Several programs (gcc, for example, and some versions of make) retroactively remove the target file if they notice anything going wrong. But there's no guarantee that they'll notice. In particular, if the power suddenly goes out, the target file won't be removed. Furthermore, retroactive removal doesn't do anything to solve the problem of a file being incorrect while it's being rebuilt.
There is, fortunately, a better way to rebuild files under UNIX. The new data is saved under a new filename, not touching the existing file. Once the new file is complete, the old file is atomically replaced with the new file.
To make this as easy as possible, redo starts each build script with stdout writing to a new file. If the script finishes successfully, redo atomically replaces the old file with the new file. For example, bar.do saying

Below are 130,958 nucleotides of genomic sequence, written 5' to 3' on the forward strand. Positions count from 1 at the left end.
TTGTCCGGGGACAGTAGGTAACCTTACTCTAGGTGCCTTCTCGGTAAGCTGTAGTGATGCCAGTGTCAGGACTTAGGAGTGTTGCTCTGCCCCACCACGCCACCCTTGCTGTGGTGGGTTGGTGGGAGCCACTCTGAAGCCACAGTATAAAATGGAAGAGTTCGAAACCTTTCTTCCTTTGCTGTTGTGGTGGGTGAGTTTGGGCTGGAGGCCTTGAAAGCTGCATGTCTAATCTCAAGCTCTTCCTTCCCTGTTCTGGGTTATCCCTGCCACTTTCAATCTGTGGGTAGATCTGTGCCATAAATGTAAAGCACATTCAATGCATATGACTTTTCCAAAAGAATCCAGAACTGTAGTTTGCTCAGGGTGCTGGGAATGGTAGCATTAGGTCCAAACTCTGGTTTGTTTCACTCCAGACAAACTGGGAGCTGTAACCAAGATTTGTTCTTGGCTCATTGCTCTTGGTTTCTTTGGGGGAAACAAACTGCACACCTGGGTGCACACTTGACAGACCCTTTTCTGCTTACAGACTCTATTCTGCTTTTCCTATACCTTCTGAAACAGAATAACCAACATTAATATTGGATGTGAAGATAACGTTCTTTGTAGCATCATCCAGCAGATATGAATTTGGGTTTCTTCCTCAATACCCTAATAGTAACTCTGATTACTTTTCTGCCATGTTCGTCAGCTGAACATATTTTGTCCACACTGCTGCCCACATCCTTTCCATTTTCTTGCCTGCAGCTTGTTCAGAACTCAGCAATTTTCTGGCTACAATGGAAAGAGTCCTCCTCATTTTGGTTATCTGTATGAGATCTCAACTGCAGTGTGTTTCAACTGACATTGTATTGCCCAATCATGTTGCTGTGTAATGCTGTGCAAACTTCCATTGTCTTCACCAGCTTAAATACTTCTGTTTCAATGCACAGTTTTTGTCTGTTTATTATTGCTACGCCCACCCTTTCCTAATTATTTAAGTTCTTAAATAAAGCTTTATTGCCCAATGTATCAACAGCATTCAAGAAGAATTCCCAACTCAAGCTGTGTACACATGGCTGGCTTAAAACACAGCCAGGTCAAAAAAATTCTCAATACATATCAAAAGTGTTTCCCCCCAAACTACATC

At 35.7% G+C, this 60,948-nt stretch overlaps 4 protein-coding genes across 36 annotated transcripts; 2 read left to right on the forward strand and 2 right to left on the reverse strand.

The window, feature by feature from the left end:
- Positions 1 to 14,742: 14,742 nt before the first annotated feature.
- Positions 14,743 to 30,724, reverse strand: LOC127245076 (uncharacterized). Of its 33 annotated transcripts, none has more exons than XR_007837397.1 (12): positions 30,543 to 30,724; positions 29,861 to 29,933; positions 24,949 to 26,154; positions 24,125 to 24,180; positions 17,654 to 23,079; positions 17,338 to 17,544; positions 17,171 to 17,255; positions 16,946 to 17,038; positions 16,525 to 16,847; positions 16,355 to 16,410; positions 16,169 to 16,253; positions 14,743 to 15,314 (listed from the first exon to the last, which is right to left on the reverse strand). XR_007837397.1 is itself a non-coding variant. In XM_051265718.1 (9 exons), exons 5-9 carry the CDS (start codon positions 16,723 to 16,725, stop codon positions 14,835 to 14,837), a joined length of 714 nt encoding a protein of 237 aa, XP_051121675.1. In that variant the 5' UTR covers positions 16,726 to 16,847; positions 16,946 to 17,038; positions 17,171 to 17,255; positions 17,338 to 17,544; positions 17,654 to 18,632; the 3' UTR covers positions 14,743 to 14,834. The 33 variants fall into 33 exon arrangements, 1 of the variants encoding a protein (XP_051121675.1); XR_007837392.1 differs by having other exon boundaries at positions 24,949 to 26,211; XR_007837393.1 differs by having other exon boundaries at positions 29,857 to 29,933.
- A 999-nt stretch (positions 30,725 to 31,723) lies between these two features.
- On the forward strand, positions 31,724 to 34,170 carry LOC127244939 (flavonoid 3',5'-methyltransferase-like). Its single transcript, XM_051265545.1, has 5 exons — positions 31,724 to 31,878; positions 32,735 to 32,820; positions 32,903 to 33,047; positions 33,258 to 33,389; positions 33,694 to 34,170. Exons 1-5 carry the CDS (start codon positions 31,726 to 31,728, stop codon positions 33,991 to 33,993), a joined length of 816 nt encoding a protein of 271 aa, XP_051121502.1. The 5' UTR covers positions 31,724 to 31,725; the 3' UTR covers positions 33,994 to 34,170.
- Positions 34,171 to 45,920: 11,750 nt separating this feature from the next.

redo-ifchange foo tr x y < foois analogous to
bar: foo tr x y < foo > barin Makefile, but it is actually as safe as
bar: foo tr x y < foo > bar---redoing fsync bar---redoing mv bar---redoing barwith bar updated atomically.
(There are two ways to deal with programs like gcc that insist on writing to a file instead of to stdout. The first is to specify the filename /dev/fd/1, which is supported by most UNIX kernels. The second is to specify the filename $3, which is provided by redo.)
Furthermore, redo (unlike make) doesn't use the newness of a target file as a reason to consider the target file up to date. The target file isn't considered up to date until redo finishes and (atomically) records what happened in .redo.
When redo is asked to create a file that it hasn't heard of before, it presumes that the file is a source file if it exists, or a target file otherwise. In the second case (new target), redo immediately saves this decision to disk, so that its subsequent creation of the target doesn't change the decision.